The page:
Seventeen stories make up Indigo. Using these engaging stories as robust, throaty vehicles of entertainment and enlightenment, Wood addresses a legion of topics expertly and in an orderly manner. The reader is not overwhelmed. These are not unctuous social commentaries pretending to be short stories. The stories are mostly narratives of triumph over adversity in the face of unconventional wars. Wood deftly avoids poverty porn and frees the reader to reflect, unsolicited, on the issues of contemporary Africa. What I really love about Indigo is this: Several stories are simply stories, like comfort food, you sit at Wood’s feet and just listen to a good story. This Wood does with her brainy, wry wit and signature tart prose; sentences are little daggers she throws at pressure points to get the desired reaction. The missiles, tightly wound, with Molara-esque attitude, fly off the pages and assault the senses in a gently seething riot of colors. As a luscious side benefit, I swooned over the stunning cover art, ‘Pensiveness by the legendary Muraina Oyelami embedded in Eazy Gbodiyan’s and Victor Ehikhamenor’s brilliant Indigo cloth themed cover designs.

Indigo CoverThe book takes off, guns blazing, starting with Indigo, the title story, a touching tale about childlessness, societal expectations and culture clashes. And so the feast of words, carefully spun together begins. There is an abundance of impish lines to keep the reader engaged in this feisty book:

‘Shhh!’ Bola’s aunt, in whose arms the baby nestled, placed a finger to lips that seemed to occupy half her face. Her baggy boubou attire did nothing to hide the tyre-like circumference of her midriff. A mole perched on top of her left earlobe like an audacious fly. (Kindle Locations 56-59).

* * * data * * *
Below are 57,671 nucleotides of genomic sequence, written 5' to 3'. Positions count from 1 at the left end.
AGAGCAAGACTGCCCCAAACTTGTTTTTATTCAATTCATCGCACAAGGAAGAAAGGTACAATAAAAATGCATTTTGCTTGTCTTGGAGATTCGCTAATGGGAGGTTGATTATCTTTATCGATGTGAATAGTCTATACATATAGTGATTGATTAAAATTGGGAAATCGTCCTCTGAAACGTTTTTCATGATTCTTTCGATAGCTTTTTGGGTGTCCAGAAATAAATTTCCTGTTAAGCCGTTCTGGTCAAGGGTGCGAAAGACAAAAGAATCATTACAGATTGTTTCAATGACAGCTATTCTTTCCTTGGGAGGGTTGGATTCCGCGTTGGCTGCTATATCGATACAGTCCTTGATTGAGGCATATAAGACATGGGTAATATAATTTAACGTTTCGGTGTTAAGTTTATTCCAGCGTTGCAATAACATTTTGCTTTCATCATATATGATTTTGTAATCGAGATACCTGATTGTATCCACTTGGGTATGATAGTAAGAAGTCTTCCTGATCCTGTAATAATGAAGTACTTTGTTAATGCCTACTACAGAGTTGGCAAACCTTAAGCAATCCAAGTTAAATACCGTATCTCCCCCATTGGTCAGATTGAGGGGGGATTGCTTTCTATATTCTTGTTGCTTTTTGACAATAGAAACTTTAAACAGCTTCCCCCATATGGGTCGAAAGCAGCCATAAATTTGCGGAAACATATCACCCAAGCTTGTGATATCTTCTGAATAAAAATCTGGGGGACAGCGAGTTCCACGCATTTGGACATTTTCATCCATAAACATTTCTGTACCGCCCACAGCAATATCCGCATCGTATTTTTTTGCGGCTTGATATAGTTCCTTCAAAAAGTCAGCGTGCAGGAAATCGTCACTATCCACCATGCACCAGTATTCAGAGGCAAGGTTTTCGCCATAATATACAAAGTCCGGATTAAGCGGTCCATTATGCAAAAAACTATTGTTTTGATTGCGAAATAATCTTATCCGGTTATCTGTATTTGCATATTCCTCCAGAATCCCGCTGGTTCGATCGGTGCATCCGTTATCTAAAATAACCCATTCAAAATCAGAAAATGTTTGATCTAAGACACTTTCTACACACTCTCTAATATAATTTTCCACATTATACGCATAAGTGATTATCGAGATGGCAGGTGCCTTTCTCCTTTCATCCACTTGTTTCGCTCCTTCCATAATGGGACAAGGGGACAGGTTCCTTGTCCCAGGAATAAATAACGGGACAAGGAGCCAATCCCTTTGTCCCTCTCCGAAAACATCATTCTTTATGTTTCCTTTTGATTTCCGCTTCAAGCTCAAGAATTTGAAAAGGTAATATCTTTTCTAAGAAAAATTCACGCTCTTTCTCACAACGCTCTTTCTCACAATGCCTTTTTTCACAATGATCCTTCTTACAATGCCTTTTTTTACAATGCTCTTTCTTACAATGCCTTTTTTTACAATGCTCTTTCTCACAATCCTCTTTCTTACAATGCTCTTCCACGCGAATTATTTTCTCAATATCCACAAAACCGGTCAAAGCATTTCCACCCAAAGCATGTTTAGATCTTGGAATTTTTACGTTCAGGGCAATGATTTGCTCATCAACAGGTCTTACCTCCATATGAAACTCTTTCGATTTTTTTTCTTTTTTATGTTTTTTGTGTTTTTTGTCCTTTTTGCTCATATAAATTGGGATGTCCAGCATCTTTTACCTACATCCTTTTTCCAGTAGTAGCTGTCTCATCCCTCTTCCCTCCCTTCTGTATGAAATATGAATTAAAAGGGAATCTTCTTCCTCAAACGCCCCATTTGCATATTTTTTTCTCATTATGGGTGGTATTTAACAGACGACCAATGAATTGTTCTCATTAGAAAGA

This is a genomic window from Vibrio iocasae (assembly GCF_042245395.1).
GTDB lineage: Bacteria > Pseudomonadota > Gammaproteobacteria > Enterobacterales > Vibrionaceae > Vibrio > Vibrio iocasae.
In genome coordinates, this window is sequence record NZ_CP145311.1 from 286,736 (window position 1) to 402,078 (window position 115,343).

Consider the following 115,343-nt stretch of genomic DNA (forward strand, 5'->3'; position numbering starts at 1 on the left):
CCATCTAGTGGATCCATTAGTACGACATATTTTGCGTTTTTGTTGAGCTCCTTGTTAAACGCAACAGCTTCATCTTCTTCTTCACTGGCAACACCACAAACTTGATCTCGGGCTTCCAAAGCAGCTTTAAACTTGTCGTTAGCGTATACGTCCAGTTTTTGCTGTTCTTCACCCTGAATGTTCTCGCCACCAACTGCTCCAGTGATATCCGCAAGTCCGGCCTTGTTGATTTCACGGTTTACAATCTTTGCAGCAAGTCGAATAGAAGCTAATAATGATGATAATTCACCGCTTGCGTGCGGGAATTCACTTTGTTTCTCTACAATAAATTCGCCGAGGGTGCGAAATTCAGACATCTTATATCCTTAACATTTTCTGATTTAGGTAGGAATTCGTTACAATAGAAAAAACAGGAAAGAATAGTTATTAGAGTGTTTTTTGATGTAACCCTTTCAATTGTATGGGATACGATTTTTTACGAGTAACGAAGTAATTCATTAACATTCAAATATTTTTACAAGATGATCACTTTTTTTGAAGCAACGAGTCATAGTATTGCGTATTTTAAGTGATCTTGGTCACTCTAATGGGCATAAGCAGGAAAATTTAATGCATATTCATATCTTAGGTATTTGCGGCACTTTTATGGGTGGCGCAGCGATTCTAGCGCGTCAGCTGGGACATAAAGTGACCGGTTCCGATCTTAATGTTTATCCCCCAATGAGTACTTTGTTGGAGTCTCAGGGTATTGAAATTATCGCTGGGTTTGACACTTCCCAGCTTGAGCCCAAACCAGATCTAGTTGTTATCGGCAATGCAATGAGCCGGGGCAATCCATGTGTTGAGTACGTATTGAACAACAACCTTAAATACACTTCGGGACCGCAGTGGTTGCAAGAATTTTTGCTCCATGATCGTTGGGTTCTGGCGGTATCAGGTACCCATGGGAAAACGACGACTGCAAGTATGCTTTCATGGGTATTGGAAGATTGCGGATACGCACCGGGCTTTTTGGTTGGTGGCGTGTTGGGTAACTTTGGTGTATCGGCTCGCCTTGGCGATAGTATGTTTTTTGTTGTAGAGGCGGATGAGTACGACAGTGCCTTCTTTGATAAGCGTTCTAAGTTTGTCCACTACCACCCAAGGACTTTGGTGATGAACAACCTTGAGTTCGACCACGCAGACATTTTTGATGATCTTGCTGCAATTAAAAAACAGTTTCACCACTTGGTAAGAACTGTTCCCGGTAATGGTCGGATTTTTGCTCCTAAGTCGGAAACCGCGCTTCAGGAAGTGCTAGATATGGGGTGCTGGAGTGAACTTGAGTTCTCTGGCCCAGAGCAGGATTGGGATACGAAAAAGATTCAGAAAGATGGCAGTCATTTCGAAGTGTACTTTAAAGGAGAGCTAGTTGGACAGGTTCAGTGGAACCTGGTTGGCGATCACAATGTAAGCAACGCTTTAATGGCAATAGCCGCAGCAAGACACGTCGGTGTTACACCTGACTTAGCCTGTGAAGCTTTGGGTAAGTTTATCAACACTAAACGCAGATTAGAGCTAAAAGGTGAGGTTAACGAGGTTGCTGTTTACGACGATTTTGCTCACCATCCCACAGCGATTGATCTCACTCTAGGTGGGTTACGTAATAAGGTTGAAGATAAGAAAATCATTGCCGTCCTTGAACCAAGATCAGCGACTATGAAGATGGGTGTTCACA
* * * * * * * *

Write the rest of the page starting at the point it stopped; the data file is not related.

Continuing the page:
Throughout the book, Wood mostly appropriates the English language as her own. There are so many stories to fall in love with here. Read Gani’s Fall, a sly conversation about patriarchy and polygamy – and a delightful fable about an impish alliance among wives in a polygamous home, and laugh your ribs out. The language soars on the wings of a vivid imagination; a lovelorn woman complains of longing for the husband and you sigh as she moans about his absence from her bed, “he hardly ever darkened my doorway.”

Here are my favorite lines:

The widow next door to him in the village does his laundry for him. Some whisper that she does more. (Kindle Locations 375-376).

And:

The family cat, ever sluggish, rediscovered speed and tore away. (Kindle Locations 320-321).

You must read Night Market. In this gorgeous story, all of Nigeria’s dysfunctions spill out into the streets with an African American spouse as a deeply disturbed witness to the mayhem – and, oh yes, there’s a little bit of magic realism thrown in:

‘Ah,’ piped up Chinyere, ‘people go to di night market to buy and sell. The road shrink, true. But the road between heaven and earth open wide at the night market . Animals turn into human beings to buy and sell, ghosts come to buy and sell. Dead children sef, even come to buy…’ (Kindle Locations 733-735)

Kelemo’s Woman reminds the reader of Chinua Achebe’s Anthills of the Savannah. It is a play on gender relations slyly presented as a short story around a military coup. Some of the dialogue seem eerily prophetic given Nigeria’s current challenges:

This country is being run to the ground, and soldiers will only speed up the burial. You, me, and others like us, are going to have to fight – and sacrifice – to turn around the course of this nation! (Kindle Locations 992-993).

Night market